Sunday, 30 November 2014

The banyan

It's finished.  While I can't say this was an easy project, the result is very rewarding.  In fact, the main reason for the frustrations and problems I've had with this project is simply that I haven't made anything like it before.  If I did it again, it would probably be easier.

The fact that it's finished already is thanks to's stunningly quick shipping.  I had to order some more paisley, and to my absolute amazement it turned up in just a few days.  Standard shipping too.

In some ways this was a good choice for my first ever coat, because in structural terms the banyan is fairly simple.  I used thin cotton sleeve heads and interlined the collar and cuffs, but otherwise there's not much to it.  The original that inspired me doesn't look overly structured either, and I know early banyans weren't structured like a frock coat.

I've learned a few things making this pattern:

  • Making a coat is a lot like writing SAS code.  It has to be done step-by-step, and the steps have to go in the right order.
  • Yards are not meters.  I know that yards are not quite as long as meters, so I reasoned four yards should be a bit under four meters - plenty for a coat.  Wrong.  Four yards is three meters.  Not enough for a coat when the fabric is only a meter wide and has a directional print that runs across the fabric instead of vertically.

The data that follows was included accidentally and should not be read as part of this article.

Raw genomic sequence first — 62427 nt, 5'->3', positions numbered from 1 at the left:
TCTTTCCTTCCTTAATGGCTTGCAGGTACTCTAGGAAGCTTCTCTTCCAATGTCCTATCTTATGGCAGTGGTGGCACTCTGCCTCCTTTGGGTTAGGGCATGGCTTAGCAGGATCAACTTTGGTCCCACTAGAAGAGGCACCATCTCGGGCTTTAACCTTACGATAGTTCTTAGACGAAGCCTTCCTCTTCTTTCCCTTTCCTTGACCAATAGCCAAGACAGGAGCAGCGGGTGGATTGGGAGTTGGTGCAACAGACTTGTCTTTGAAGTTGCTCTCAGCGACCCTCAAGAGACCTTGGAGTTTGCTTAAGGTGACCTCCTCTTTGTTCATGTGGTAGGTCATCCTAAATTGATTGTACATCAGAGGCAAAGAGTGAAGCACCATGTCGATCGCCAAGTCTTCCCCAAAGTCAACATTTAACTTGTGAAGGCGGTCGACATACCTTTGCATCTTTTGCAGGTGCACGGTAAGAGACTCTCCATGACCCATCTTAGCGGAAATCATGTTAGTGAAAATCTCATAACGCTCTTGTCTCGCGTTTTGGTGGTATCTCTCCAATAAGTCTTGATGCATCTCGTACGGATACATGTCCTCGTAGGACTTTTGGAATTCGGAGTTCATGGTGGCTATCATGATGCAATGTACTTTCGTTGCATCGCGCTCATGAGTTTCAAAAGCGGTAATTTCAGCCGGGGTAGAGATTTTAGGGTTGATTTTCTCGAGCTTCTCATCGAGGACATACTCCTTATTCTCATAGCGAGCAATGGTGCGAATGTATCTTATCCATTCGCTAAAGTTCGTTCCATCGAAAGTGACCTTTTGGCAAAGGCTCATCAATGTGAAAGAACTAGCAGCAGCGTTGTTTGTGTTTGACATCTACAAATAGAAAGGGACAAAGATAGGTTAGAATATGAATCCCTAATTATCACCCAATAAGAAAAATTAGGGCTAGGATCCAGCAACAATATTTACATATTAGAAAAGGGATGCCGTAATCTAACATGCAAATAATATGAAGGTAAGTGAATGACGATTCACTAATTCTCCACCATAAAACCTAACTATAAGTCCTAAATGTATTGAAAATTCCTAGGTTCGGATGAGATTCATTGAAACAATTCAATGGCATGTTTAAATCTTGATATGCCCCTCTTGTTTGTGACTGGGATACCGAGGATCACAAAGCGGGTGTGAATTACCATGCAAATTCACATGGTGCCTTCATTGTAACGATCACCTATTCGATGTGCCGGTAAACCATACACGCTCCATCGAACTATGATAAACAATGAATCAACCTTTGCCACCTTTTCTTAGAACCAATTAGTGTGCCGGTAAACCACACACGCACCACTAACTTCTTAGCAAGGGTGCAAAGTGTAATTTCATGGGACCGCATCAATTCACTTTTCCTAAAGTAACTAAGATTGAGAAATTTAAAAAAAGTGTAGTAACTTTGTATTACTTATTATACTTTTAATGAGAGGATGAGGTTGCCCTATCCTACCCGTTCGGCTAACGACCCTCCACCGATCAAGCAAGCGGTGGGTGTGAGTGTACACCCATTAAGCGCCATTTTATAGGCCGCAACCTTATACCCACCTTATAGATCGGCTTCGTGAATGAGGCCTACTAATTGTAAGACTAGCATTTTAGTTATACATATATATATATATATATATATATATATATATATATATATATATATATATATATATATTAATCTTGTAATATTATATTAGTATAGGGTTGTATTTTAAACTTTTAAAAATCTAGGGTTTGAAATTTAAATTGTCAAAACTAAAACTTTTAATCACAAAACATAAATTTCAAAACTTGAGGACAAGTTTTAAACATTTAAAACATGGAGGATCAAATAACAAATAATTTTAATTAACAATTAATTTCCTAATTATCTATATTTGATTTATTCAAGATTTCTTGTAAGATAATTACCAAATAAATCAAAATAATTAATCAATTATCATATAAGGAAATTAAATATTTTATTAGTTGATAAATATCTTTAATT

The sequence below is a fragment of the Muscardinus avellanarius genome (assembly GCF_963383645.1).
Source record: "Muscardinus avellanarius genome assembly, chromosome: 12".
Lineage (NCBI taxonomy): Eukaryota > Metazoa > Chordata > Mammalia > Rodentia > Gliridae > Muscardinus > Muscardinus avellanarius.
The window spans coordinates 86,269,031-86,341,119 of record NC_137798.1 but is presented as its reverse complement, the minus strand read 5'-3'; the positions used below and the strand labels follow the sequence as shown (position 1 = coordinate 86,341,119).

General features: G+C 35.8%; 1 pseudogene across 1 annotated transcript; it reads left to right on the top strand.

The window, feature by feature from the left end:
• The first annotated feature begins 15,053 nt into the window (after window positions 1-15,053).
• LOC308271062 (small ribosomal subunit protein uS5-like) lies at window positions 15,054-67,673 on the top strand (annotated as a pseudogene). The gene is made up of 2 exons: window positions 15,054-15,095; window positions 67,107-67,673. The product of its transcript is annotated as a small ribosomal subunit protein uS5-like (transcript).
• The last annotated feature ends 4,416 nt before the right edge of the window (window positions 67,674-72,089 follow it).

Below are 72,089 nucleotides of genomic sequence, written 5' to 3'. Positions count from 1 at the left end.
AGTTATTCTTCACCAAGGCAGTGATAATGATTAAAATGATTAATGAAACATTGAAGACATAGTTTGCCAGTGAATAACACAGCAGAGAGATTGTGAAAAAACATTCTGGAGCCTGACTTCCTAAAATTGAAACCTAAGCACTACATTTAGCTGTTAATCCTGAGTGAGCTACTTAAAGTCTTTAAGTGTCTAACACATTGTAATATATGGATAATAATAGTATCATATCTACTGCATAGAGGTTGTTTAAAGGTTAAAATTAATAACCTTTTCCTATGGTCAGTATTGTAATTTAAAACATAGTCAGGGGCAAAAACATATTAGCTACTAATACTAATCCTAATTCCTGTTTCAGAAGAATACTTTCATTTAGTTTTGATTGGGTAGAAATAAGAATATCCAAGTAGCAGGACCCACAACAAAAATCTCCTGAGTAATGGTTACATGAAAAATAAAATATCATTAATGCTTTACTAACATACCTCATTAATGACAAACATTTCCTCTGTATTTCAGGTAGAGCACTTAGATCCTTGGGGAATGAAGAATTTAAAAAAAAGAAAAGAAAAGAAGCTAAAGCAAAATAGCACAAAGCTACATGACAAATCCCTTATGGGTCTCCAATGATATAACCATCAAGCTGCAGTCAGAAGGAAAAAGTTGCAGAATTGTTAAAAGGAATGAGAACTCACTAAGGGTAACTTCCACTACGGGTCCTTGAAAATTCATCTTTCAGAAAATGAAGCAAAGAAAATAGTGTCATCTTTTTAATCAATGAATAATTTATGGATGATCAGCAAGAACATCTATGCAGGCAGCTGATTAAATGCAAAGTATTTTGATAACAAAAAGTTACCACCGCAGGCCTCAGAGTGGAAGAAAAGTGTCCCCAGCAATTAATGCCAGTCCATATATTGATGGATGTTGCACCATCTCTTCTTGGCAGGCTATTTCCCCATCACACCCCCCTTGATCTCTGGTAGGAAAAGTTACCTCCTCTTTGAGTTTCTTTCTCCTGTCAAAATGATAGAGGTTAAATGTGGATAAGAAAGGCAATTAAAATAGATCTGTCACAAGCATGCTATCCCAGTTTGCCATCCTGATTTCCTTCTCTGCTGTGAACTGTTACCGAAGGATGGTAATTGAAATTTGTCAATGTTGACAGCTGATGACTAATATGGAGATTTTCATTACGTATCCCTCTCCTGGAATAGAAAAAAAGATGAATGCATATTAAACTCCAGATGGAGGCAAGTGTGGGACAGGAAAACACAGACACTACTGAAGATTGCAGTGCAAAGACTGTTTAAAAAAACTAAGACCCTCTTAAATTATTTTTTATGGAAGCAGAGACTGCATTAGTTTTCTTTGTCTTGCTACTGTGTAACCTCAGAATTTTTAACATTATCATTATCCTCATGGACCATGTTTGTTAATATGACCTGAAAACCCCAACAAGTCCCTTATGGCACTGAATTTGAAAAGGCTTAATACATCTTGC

• Early 19th century coats can be really flattering.

The Challenge: Gentlemen.

Fabric: 4 and a half yards of Kaffe Fassett "Paisley Jungle" printed cotton.  This is intended as a quilting fabric, but I don't think Mr. Fassett would mind.

Pattern: This one, with some modifications to make it look like this.

Year: Mid 19th century.

Notions: Silk thread in black and cream.

How historically accurate is it?  I'm not entirely sure, because I have no experience with this time period.  The original is made of printed cotton and this one is printed cotton too, but in terms of historical accuracy I'd say this fabric is really pushing it.  While the original appears to be self-lined, mine is lined in plain cream-coloured cotton, something I've seen on other mid-19th century garments.  Apart from the fact that my banyan is machine-sewn where possible, I think the construction is probably mostly okay.

Hours to complete: Oh God, I don't want to think about that.  There were a lot of hours.

First worn: For fittings.  It's a bit too hot for this time of year, but come winter I think it'll get a lot of wear.

Total cost: Somewhere around $50 - $60.

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